ENERGY EFFICIENCY DEMAND PROJECTION We also measure our progress against an Energy Efficiency demand projection, originally developed for the Energy [R]evolution scenario by the ECOFYS consultancy, which has been updated by researchers at the University of Utrecht3 .

The study includes the implementation of best practice existing technologies and a certain share of new efficiency technologies, while Kutch wind farm, Gujarat, India © Wind Power Works 3 http://www.energyblueprint.info/fileadmin/media/documents/2012/ UU_Demand_projections_for_energy_revolution_2012_30-3-12.pdf

16 GLOBAL WIND ENERGY OUTLOOK | 2014 THE GLOBAL WIND ENERGY ­OUTLOOK SCENARIOS 2 using the same assumptions for population and GDP growth over the period as the IEA, and assuming no structural economic changes beyond those in the IEA scenario. The uptake of e-mobility after 2020 is also included in the study. It does not foresee lifestyle changes or loss in comfort levels, nor does it foresee ‘stranded’ assets, i.e., the early retirement of inefficient installations in favour of more efficient ones – which is a very conservative assumption given that such ‘early retirement’ is already beginning to occur and seems likely to increase substantially.

This ‘Energy Efficiency’ demand projection, then, only taps a portion of the potential for energy savings and increased efficiency which are available to us now, and which will likely be available in the near future. However, it is an indicator of what can be done at very low or no cost if we are to be serious about achieving our climate and energy security objectives. SCENARIO RESULTS In the IEA New Policies scenario, wind power contributes just under 1,500 TWh of electricity to the global energy mix in 2020, more than twice the ~620 TWh produced by wind power in 2013.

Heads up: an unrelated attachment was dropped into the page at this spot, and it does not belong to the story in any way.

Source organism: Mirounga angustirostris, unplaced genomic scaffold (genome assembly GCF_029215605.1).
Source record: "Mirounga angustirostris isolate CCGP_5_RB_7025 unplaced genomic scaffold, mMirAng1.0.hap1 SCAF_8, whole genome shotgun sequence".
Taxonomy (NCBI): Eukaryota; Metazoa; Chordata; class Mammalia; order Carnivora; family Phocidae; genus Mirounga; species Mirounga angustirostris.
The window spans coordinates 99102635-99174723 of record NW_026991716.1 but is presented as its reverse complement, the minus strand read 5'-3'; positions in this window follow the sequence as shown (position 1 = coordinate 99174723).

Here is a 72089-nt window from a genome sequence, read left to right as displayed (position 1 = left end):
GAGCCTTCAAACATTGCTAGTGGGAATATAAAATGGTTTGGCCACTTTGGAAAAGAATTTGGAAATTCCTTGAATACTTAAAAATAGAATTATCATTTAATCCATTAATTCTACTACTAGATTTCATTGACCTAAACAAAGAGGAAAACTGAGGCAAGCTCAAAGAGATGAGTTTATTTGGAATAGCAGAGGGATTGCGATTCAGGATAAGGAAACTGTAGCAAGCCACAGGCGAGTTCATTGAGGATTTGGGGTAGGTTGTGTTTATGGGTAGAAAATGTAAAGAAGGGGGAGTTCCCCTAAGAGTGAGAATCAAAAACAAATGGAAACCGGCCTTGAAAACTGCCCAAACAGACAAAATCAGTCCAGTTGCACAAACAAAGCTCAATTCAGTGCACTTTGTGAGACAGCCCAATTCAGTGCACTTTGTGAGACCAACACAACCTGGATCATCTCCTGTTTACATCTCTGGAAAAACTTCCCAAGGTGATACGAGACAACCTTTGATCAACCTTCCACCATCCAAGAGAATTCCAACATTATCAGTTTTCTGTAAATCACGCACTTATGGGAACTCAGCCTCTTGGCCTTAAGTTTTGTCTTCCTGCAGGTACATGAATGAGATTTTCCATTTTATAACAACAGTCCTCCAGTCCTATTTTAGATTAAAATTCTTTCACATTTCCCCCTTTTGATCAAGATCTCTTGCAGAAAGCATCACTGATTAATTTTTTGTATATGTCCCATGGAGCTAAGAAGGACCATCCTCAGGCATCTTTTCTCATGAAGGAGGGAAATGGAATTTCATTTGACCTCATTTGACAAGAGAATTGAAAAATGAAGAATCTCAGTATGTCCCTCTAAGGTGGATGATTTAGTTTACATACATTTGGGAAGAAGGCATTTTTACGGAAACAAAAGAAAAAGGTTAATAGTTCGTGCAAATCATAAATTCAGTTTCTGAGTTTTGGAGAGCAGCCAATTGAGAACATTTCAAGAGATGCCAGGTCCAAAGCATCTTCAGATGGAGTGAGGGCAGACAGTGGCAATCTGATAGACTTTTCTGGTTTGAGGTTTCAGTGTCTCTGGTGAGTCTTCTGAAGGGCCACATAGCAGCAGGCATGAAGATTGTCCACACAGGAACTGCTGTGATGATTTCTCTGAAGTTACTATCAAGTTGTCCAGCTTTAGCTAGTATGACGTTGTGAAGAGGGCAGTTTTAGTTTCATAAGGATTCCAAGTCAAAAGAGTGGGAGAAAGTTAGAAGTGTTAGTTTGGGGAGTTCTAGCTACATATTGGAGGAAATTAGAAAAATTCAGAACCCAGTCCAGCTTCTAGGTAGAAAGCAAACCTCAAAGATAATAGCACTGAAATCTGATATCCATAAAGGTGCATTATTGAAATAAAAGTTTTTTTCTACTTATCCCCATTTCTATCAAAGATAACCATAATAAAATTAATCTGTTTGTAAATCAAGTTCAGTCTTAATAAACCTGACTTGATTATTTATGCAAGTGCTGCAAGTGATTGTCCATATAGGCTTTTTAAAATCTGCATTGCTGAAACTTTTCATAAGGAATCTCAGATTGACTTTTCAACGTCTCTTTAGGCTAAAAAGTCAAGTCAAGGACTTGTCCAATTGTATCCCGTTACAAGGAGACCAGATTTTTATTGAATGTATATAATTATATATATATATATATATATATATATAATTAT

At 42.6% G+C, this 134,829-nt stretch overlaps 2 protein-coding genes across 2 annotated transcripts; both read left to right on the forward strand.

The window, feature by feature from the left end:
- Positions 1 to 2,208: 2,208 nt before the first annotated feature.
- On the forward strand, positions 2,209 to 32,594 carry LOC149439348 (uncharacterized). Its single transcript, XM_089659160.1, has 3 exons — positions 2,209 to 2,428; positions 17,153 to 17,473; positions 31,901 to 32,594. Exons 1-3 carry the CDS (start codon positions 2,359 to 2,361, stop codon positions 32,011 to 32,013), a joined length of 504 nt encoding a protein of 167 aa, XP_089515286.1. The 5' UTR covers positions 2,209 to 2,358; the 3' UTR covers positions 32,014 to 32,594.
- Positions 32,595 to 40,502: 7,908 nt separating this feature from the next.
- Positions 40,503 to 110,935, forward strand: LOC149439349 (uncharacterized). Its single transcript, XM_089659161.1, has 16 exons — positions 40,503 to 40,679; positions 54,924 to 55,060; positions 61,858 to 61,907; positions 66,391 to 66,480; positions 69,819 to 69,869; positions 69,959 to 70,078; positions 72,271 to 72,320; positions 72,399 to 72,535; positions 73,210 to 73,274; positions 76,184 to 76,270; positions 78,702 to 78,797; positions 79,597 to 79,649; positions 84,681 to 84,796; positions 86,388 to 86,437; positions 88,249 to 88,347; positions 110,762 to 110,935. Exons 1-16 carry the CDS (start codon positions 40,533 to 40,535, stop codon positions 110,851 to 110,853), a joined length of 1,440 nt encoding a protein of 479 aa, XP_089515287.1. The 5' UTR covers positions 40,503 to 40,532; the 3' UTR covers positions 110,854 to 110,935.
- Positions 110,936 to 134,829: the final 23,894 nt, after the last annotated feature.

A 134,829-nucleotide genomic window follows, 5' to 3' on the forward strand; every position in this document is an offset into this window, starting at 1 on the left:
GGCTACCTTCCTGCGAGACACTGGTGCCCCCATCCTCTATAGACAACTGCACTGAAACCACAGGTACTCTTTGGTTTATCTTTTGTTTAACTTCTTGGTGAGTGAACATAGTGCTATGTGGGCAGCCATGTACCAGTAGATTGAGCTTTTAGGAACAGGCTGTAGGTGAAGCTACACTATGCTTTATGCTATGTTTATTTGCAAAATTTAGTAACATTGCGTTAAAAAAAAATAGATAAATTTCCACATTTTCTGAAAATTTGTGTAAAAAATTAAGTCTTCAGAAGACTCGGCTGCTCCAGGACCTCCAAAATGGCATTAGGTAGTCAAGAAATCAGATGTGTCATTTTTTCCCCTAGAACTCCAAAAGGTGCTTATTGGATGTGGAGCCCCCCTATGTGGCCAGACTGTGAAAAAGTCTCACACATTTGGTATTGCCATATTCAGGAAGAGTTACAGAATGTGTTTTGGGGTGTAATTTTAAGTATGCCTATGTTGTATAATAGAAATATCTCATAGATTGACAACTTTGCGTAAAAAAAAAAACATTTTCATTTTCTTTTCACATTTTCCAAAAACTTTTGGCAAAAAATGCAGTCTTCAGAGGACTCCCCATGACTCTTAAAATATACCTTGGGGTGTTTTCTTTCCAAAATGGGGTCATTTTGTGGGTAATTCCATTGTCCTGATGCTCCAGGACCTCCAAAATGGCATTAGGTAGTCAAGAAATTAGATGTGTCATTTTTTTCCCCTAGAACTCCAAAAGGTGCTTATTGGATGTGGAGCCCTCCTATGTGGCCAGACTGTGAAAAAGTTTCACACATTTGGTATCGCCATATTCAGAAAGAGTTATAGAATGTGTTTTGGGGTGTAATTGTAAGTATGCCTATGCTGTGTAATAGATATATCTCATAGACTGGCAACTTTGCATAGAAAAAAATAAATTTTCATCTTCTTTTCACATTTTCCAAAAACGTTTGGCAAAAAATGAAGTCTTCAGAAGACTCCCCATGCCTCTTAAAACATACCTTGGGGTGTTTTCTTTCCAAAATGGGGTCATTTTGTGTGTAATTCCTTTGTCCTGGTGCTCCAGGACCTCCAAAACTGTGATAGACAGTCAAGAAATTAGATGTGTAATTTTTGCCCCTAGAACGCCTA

Measured against the two different demand scenarios, this would count for 6.2 to 6.7% of total global electricity demand.

By 2030, this number rises to 2,535 TWh, accounting for between 8.4 and 9.4% of global demand Horns Rev, Denmark © GWEC

17 GLOBAL WIND ENERGY OUTLOOK | 2014 2 THE GLOBAL WIND ENERGY ­OUTLOOK SCENARIOS ›Continuous design refinements and experience with mass producing an increasing number of turbines have decreased the cost of the technology. ‹ – a respectable number, but far less than wind power’s potential contribution. The GWEO Moderate scenario envisages a substantially larger contribution from wind, whichwouldgeneratenearly1,750TWhin2020, rising to almost 3,900TWh in 2030.This would mean that wind power would meet between 7.2% and 7.8% of global electrical demand in 2020, and between 12.9% and 14.5% in 2030; quite a substantial contribution, but probably not in line with what would be required to meet agreed climate protection goals.

The GWEO Advanced scenario shows that wind power could generate over 1950 TWh of electricity by 2020, meeting between 8.1% and 8.8% of global electricity demand, in line with the industry’s long term objectives and consistent with the idea of having global emissions peak before 2020. These numbers continue to rise steeply in the subsequent decade, with wind power contributing more than 5,000 TWh in 2030, meeting between 16.8% and 18.9% of total electricity demand. INVESTMENT The capital cost of turbines has been decreasing, precipitously in some markets over the past several years, both in adjusted and in absolute terms.